The Future of Mobile Payments: Can’t Tell the Players without a Scorecard
August 21, 2012
The last two weeks have brought us an explosion of new mobile payment groups, initiatives and conversations. If you’re a retailer, you’re either part of one of these groups and initiatives or you’re scratching your head saying “What the heck is going on, and what’s the best way to safely save myself a few sheckels here?”
Let me start by saying that I’m not going to provide a primer on the ins and outs of payment processing. You can find an explanation of the current processing steps here, courtesy of Shift4 (thanks to Jerry Sheldon for pointing this out to me). I also expect Brian Kilcourse, our resident expert, will provide more details in the coming weeks.
The short strokes are that five or six different players “touch” the transaction that starts when a customer presents a non-cash payment and ends when the money lands in your bank account. Each one takes a little nip of money as part of a processing fee. Small retailers tend to pay a higher percentage for each transaction, and mega-retailers pay a smaller percentage, but given their high volumes, they pay a LOT of real dollars in total. For as long as I’ve been in retail, the companies I worked for shopped for the lowest possible fees, sometimes changing processing companies annually. Beyond that, retailers had very little say on the “hows” and “whys” of credit card payments.
And now, welcome to the mobile age. This presents both new consumer expectations and opportunities to disrupt the existing chain. Retailers and vendors alike are jumping on this wagon. Let’s take a look at recent events.
- PayPal and Home Depot: Companies like PayPal that already have consumers’ credit card or bank account info on file are hoping to leverage loyalty. Home Depot has hopped on and is now taking PayPal in all its stores. The advantage for consumers is they don’t have to carry, expose or otherwise remember their credit card numbers. The advantage for Home Depot? I’m sure at least one or two of those five to six links in the chain are cut out of the picture.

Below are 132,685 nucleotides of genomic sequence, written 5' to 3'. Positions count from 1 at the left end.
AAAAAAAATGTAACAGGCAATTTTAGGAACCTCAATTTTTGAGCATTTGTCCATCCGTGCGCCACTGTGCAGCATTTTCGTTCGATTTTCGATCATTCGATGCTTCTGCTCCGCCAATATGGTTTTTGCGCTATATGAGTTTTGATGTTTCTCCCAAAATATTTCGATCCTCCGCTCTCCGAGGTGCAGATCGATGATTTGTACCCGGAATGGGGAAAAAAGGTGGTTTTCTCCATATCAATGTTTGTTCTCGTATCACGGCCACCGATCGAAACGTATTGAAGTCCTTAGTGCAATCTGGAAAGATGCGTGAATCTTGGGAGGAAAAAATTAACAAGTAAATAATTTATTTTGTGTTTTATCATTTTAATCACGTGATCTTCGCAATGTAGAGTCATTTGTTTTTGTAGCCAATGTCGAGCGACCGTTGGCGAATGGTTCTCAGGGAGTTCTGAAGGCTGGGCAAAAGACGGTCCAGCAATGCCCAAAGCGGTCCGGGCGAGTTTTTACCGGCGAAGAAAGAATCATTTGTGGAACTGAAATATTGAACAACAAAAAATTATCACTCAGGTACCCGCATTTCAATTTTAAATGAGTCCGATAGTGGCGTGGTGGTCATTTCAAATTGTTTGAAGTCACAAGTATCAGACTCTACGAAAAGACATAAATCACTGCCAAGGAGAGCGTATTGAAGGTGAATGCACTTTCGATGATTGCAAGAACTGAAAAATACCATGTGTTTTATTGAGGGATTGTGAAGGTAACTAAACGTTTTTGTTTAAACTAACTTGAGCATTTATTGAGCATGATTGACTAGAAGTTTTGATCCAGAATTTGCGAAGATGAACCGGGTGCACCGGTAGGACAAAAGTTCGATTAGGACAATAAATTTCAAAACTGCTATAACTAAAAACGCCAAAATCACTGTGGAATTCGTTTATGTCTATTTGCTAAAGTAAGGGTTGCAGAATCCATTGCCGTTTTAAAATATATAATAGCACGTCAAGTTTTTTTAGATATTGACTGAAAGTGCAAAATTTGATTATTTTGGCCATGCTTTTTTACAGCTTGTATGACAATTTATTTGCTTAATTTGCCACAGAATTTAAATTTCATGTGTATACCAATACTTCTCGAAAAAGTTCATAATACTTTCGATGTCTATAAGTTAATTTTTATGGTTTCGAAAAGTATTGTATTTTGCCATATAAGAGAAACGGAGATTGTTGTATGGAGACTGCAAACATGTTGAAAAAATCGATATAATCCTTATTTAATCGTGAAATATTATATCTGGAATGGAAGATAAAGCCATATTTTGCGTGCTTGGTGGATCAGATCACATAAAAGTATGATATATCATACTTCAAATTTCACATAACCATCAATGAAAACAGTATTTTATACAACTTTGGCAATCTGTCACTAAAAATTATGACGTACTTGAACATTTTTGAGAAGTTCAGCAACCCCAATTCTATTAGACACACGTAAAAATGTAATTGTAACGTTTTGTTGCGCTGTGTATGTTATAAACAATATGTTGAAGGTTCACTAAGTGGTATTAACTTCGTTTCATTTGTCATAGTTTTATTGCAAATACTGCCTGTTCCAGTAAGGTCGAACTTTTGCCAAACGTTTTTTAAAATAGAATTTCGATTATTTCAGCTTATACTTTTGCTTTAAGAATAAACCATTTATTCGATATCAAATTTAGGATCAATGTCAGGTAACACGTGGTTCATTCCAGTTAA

- Isis Mobile Wallet: Mobile phone operators recognize that one way or another they’re the new vehicle payments will ride on. Verizon Wireless, AT&T Mobility, and T-Mobile USA have put together a consortium that they hope become consumers’ “wallet” of choice. The technology to be used is called “NFC” or near-field communications. Basically, you tap your phone and go. But wait….it turns out that:
- Apple is joining into the NFC payment fray. Not only did it get its very own NFC patent earlier this year, but in July it bought Authen Tec, a company with a fingerprint scanner that can interact with NFC-applications. This eliminates my personal fear that anyone can pick up my phone, tap and go spend my money.
- Square: Starbucks is warming up to Square, investing in the company that powers so many small businesses and food trucks, and planning to take that form of payment in all Starbucks stores world-wide. Everyone loves Square. It turns your iPhone or iPad into a POS device. Just.Like.That. Will Starbucks try to take Square out of the market and make it proprietary? I confess, I hope not.
- Retailers – not to be outdone, retailers have started not one, but two mobile payment initiatives. First there’s IMI (Integrated Mobile Initiative), the group started by the National Retail Federation in cooperation with retailers and solution providers. This group was just announced a couple of weeks ago and hopes to set mobile payment standards for the industry. Think of it as the standard for “most” retailers. But wait, there’s more. Last week, the official launch of MCX (Merchant Customer Exchange) was announced by a consortium of mega-retailers like Walmart, Target, 7-11 and others. I call this the “RILA” version of mobile payments, although I’m sure some members of the consortium belong to the NRF as well. I’m also sure there are European and Asian consortiums. Everyone loves the smell of money.
- Google Wallet – this is another technology using NFC for your phone, or PayPal-like functionality at home. We haven’t heard a lot from Google in the past few weeks, but you can assume the recent bevy of announcements will drive some kind of response from Google.
This is not meant to be an exhaustive list… but it’s pretty darned mind-boggling. What do I see as the net-net here? For one, I see a few bucks dropping down to retailers’ bottom lines over the coming years as one or another of the mobile payment standards take hold. This might be the first time retailers enthusiastically embrace a brand new technology. There’s that much money here.
On the more sobering side, I have some fears of a major security breach. On the one hand, I like exposing my credit card info to fewer and fewer players. But that makes a potential breach to the “selected players” all the more threatening. I railed a bit about the iTunes security breach earlier this year. Add mobile payments on top of that, and the numbers could be staggering.
So what’s the future of mobile payments? As it turns out, we’ll be hosting a webinar on September 25 to announce our entire 2013 research agenda, and within that call, we’ll discuss the study we’re launching early next year dedicated to this exact topic. We hope you can join us. And further, Brian will provide us with a concise primer on the pros and cons of the various technologies (and who they cut out of the money chain) on the pages of this newsletter soon.